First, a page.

Date of Award

May 2019

Degree Type


Degree Name

Master of Science (MS)


Biomedical and Chemical Engineering


Jesse Q. Bond

Second Advisor

Benjamin Akih-Kumgeh


Bimetallic, Catalyst, Hydrodexoygenation, Platinum, Strong Electrostatic Adsorption, Tin

Subject Categories



As environmental and economic forces push for movement away from traditional petroleum-sourced chemical and fuel production, it becomes essential for technologies in renewable carbon resources to be developed. In particular, the production of chemical commodities from renewable lignocellulosic biomass provides a unique path away from the use of petrol. Considering the high density of functional groups present in biomass feedstocks, new technologies must be developed to selectively target the removal of functional groups through the application of supported metal catalysts. The ability to target specific functional group removal would allow for biomass feedstocks to produce higher yields of desired commodities without the production of undesired, lower value chemicals. Through the use of promoter metals, such as Sn, it is possible to shift the selectivities of noble metal catalysts (e.g. Pt, Ru, Pd, etc.), often without greatly reducing the intrinsic activity of the monometallic catalyst. While the usefulness of bimetallic catalysts has been observed in many applications, the actual mechanisms by which promoter metals alter the catalyst’s performance is largely left unknown. This gap in knowledge is largely due to the fact that the traditional methods of catalyst synthesis lack the ability to control exact compositions and geometries of surface metal complexes. The synthesis method of strong electrostatic adsorption (SEA) utilizes the surface charging properties of metal oxides to selectively adsorb promoter metals to primary metal sites, potentially allowing for greater control of the composition of metal complexes. This work employs the SEA technique to develop a realistic method for the synthesis of Pt-Sn/Al2O3 bimetallic catalysts. The addition of Sn had profound effects on the selectivity of propionic acid hydrodeoxygenation (HDO), an analog for succinic acid HDO, suppressing nearly all unwanted byproduct production. Through the use of temperature programmed reductions (TPR), ambient-pressure photoemission spectroscopy (AP-PES), chemical and physical adsorptions, and electron microprobe characterization techniques, this work shows that the changes in propionic acid HDO is likely attributed to the changes in oxidation states of Pt metal sites upon the addition of Sn.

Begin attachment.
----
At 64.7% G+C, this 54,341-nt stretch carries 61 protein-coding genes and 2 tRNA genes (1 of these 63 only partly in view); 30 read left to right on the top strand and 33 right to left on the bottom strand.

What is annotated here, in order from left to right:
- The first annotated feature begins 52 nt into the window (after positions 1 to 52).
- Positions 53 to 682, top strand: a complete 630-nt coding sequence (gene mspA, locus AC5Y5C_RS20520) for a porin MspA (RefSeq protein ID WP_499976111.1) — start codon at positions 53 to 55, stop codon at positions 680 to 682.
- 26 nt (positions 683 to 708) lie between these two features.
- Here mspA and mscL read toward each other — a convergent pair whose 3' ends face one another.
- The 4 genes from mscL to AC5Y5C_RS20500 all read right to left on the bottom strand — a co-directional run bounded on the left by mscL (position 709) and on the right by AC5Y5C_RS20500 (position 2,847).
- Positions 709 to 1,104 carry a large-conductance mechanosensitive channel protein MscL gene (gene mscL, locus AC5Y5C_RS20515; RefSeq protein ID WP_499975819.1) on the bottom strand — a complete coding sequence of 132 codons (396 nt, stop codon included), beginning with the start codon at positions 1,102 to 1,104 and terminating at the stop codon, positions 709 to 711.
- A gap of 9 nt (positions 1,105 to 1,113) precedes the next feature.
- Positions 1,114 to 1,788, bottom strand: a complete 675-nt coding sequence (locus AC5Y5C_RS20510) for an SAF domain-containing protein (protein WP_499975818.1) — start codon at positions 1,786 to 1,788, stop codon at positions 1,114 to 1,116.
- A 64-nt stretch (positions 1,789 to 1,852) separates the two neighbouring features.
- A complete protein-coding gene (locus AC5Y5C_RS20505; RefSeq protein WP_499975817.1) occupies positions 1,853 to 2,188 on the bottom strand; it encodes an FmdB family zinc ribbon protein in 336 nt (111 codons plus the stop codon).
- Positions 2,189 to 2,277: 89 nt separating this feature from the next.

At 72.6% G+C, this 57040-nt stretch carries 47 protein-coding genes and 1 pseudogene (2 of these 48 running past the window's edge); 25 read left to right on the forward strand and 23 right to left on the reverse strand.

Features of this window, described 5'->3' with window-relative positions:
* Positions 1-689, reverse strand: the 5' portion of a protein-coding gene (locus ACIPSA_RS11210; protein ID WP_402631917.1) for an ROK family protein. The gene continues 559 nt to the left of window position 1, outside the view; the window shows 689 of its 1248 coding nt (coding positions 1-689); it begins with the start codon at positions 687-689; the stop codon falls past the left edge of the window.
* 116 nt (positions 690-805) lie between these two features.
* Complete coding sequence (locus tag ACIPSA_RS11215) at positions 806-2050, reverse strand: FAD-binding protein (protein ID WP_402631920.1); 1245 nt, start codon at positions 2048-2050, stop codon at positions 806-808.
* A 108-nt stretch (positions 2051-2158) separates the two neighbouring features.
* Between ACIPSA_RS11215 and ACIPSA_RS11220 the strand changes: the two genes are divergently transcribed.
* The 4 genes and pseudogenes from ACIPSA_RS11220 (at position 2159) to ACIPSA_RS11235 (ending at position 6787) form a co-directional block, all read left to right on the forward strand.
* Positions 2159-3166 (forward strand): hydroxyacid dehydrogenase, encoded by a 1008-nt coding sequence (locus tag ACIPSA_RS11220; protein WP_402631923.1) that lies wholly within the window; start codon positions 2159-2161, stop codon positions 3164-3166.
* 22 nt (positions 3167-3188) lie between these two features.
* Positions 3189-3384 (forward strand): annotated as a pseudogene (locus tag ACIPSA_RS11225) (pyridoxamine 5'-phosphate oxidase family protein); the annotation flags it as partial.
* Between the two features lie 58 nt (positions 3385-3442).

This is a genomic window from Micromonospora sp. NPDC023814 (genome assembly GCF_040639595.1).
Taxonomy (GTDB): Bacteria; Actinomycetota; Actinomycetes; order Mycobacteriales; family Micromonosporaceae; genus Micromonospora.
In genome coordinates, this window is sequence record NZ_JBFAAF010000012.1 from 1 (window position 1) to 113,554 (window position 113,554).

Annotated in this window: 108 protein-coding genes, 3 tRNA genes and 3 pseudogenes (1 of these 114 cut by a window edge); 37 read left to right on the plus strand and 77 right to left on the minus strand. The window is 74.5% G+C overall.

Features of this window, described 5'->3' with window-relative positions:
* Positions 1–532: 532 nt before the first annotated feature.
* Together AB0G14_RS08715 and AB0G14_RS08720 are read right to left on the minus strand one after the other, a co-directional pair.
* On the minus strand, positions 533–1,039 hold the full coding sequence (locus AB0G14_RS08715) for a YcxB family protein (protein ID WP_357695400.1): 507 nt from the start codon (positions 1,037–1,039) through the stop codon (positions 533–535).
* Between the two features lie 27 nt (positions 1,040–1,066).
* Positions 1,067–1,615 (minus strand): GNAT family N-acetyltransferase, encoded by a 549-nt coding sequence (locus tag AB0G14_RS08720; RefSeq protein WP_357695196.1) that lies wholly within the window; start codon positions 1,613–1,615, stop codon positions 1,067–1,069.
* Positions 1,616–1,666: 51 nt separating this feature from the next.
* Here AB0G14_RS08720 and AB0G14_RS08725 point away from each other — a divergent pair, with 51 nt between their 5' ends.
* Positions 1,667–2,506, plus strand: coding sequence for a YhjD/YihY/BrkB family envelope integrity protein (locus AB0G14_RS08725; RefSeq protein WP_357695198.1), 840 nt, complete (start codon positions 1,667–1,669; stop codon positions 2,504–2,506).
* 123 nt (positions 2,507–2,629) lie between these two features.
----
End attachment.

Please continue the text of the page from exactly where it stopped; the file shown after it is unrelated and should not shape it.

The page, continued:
Open Access

Included in

Engineering Commons



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